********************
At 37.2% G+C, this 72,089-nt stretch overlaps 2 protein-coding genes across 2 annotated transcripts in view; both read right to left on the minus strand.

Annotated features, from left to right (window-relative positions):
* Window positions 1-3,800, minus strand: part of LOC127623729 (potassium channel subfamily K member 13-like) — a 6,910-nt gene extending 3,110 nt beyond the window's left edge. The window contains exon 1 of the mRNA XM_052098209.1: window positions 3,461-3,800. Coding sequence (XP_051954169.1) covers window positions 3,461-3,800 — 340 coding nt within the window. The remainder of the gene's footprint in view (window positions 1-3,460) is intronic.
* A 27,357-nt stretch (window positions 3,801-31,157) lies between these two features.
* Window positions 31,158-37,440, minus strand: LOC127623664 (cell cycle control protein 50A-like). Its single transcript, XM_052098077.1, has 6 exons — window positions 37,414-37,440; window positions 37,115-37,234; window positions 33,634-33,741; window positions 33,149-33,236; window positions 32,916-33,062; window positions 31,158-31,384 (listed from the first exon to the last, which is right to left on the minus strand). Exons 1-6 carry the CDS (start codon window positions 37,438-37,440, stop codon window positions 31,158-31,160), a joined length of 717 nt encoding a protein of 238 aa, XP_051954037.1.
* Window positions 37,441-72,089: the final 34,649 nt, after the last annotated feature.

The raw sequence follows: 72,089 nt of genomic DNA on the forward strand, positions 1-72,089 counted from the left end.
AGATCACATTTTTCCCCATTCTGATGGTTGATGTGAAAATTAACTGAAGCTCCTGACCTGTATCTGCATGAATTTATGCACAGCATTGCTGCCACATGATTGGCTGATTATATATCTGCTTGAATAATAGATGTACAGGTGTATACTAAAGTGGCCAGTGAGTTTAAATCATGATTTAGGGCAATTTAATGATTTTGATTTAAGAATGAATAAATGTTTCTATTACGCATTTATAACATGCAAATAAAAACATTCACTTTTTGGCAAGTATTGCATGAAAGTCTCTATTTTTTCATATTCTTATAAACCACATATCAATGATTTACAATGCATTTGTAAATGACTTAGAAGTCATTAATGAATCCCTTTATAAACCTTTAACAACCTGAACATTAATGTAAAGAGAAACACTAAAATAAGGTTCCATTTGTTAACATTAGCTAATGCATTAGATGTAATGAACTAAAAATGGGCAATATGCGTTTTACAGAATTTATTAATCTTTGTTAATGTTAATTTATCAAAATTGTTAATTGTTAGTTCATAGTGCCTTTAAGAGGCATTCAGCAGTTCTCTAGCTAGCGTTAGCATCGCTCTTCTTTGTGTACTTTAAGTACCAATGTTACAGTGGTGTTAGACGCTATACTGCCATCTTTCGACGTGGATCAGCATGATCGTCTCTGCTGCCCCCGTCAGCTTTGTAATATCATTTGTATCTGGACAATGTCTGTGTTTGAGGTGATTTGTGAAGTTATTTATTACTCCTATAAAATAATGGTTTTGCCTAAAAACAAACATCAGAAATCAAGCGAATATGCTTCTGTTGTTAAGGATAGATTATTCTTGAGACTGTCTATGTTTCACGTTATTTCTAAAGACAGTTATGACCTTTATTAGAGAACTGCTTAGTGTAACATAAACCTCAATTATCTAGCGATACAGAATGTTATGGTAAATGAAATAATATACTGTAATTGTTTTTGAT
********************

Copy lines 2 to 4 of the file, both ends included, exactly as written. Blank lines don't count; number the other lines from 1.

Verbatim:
Annotated features, from left to right (window-relative positions):
* Window positions 1-3,800, minus strand: part of LOC127623729 (potassium channel subfamily K member 13-like) — a 6,910-nt gene extending 3,110 nt beyond the window's left edge. The window contains exon 1 of the mRNA XM_052098209.1: window positions 3,461-3,800. Coding sequence (XP_051954169.1) covers window positions 3,461-3,800 — 340 coding nt within the window. The remainder of the gene's footprint in view (window positions 1-3,460) is intronic.
* A 27,357-nt stretch (window positions 3,801-31,157) lies between these two features.